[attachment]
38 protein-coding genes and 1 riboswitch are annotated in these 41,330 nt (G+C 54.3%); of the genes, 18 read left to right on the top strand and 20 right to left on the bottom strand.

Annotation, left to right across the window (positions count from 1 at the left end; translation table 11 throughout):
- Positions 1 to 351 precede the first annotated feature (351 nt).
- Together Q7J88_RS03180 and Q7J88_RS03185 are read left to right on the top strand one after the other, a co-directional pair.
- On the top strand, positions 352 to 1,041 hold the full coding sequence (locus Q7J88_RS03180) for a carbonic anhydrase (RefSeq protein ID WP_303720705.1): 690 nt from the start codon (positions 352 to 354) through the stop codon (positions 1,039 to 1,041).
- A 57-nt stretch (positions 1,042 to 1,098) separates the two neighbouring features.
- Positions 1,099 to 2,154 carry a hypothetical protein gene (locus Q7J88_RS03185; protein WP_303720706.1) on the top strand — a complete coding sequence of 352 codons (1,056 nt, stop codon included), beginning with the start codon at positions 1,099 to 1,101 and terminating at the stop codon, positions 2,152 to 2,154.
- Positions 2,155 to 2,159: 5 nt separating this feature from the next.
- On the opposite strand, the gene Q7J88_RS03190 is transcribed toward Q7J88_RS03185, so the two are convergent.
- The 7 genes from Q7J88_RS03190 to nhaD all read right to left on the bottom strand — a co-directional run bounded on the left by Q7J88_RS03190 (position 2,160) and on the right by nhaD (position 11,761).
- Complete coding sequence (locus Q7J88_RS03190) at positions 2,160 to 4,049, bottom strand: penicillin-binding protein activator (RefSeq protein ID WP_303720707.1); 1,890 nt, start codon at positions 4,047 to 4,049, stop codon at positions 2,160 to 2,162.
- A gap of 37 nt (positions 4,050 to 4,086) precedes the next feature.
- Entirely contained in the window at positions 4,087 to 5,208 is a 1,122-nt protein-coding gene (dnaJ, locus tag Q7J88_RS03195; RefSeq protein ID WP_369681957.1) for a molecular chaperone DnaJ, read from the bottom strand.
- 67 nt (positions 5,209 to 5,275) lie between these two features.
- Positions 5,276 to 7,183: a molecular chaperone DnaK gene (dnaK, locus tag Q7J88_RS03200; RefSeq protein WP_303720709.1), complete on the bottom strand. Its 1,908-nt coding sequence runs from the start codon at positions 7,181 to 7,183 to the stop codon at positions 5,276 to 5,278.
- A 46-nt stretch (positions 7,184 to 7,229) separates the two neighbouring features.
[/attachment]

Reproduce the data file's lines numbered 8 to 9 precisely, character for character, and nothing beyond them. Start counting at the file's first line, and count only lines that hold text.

- Positions 2,155 to 2,159: 5 nt separating this feature from the next.
- On the opposite strand, the gene Q7J88_RS03190 is transcribed toward Q7J88_RS03185, so the two are convergent.